Two large portions of rice sated my appetite, but the deliciousness of the dish made me long for a larger stomach so that I could eat two more helpings.
My mother had plans for the rest of her afternoon, so she gathered her wraps and we left the house together.
We reached the middle of the block and were enveloped in the stinging acid aroma of vinegar from the pickle factory on the corner of Fillmore and Fulton streets. I had walked ahead. My mother stopped me and said, "Baby."
I walked back to her.
"Baby, I've been thinking and now I am sure. You are the greatest woman I've ever met."
I looked down at the pretty little woman, with her perfect makeup and diamond earrings, and a silver fox scarf. She was admired by most people in San Francisco's black community and even some whites liked and respected her.
She continued. "You are very kind and very intelligent and those elements are not always found together. Mrs. Eleanor Roosevelt, Dr. Mary McLeod Bethune, and my mother—yes, you belong in that category. Here, give me a kiss."
She kissed me on the lips and turned and jaywalked across the street to her beige and brown Pontiac. I pulled myself together and walked down to Fillmore Street. I crossed there and waited for the number 22 streetcar.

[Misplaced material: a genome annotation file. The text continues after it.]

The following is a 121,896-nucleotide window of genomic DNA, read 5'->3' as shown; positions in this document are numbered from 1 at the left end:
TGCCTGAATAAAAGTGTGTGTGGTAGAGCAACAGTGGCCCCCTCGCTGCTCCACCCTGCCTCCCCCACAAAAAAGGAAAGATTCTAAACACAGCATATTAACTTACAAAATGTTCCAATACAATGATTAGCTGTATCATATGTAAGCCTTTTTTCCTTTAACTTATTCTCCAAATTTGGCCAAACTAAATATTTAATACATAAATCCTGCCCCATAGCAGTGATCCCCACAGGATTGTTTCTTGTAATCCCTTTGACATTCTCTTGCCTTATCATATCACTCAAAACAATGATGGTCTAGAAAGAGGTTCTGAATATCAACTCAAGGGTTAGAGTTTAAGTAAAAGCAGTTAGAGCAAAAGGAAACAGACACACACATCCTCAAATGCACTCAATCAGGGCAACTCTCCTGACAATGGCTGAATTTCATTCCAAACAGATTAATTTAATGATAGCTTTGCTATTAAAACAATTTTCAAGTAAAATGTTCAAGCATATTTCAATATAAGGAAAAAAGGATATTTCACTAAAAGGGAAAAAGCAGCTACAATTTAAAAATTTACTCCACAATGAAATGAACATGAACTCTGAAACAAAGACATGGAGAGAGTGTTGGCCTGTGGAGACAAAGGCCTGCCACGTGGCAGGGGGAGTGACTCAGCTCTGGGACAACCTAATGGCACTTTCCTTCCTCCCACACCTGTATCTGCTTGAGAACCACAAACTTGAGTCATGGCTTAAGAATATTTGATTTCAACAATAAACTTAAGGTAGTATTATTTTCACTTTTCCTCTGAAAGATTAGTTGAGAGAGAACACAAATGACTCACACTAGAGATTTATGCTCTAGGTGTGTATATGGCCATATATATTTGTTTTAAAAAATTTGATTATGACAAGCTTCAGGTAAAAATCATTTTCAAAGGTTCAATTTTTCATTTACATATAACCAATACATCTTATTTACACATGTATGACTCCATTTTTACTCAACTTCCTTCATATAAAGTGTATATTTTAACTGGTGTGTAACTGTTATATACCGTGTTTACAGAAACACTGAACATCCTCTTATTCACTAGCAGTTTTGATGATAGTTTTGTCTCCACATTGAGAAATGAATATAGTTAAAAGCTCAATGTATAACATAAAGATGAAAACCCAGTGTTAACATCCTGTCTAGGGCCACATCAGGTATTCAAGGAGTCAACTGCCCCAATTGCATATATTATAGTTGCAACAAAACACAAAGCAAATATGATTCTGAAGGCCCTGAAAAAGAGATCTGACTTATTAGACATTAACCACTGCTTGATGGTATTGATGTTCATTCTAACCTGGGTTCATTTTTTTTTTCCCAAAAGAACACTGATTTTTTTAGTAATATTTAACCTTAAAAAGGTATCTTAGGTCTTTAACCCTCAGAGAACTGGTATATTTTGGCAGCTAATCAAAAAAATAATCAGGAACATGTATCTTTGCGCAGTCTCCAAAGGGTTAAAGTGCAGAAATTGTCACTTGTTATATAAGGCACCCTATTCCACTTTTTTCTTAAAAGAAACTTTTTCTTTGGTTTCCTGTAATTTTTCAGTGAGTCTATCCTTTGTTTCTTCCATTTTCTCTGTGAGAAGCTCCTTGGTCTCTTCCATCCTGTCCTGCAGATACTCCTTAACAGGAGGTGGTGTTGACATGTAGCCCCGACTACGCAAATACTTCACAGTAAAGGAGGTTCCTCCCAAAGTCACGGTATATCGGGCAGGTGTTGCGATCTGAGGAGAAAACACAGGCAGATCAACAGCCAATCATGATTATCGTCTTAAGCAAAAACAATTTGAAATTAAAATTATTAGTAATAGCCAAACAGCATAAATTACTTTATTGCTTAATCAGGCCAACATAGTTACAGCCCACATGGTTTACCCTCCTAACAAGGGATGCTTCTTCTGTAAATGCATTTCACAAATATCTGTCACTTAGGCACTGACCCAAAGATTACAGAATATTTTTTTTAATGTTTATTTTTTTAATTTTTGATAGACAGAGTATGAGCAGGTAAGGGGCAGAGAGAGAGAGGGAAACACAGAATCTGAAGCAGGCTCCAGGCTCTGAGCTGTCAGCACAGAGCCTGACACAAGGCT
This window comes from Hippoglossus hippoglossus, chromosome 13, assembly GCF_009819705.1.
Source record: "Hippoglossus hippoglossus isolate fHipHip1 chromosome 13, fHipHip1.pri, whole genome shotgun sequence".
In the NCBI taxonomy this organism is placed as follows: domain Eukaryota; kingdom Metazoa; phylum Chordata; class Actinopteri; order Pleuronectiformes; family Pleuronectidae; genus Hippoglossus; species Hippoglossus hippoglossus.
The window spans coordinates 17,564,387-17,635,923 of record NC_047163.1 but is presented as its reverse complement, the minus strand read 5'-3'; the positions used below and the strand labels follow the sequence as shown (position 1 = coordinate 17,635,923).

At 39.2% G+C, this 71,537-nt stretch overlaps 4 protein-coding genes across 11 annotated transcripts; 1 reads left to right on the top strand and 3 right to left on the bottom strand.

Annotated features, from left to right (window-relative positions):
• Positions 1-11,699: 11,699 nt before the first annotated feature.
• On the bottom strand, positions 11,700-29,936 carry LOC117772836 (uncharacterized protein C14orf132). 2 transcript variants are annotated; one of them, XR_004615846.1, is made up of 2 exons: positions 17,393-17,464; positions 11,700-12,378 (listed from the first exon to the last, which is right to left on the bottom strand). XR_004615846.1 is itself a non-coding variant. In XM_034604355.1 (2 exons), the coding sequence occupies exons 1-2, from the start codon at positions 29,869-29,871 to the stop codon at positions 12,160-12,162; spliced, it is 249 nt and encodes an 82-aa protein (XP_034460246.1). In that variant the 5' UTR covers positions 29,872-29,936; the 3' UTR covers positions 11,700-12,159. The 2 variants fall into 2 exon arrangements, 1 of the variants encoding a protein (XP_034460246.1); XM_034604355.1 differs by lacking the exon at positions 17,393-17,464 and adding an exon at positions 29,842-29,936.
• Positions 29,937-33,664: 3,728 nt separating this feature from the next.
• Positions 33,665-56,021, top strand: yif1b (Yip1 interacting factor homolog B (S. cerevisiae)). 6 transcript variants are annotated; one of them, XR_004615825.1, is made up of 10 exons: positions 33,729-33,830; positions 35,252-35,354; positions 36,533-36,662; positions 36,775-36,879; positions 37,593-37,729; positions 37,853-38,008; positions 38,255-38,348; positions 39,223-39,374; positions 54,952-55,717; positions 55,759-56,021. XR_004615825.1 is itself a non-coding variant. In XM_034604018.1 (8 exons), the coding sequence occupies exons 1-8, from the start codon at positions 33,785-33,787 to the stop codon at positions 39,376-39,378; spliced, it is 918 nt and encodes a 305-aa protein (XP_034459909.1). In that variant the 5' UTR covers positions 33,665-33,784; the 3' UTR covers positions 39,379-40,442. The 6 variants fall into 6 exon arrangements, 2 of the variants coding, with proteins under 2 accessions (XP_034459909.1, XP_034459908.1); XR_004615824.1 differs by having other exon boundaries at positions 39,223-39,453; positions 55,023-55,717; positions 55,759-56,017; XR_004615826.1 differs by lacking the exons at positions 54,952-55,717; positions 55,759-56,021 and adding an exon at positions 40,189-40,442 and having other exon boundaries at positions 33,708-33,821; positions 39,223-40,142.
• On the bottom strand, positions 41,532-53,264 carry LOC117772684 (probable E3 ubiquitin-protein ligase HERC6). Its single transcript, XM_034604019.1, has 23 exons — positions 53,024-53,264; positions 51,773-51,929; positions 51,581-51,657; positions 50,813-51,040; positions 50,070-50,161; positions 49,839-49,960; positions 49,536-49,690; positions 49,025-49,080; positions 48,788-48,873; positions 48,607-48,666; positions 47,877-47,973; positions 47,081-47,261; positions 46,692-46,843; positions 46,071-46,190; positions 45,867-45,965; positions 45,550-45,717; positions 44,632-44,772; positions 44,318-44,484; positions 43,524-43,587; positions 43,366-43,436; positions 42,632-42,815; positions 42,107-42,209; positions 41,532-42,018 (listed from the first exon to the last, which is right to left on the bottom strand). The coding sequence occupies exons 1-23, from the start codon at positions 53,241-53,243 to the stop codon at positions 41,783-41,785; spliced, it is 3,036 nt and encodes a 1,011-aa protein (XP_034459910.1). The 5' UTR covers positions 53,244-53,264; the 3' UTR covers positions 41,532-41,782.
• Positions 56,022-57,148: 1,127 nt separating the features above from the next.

My policy of independence would not allow me to accept money or even a ride from my mother, but I welcomed her and her wisdom. Now I thought of what she had said. I thought, "Suppose she is right? She's very intelligent and often said she didn't fear anyone enough to lie. Suppose I really am going to become somebody. Imagine."
At that moment, when I could still taste the red rice, I decided the time had come to stop my dangerous habits like smoking, drinking, and cursing. Imagine. I might really become somebody. Someday.
From the book, Mom & Me & Mom by Maya Angelou. Copyright 2013 by Maya Angelou. Reprinted by arrangement with Random House, an imprint of The Random House Publishing Group, a division of Random House, Inc. All rights reserved.
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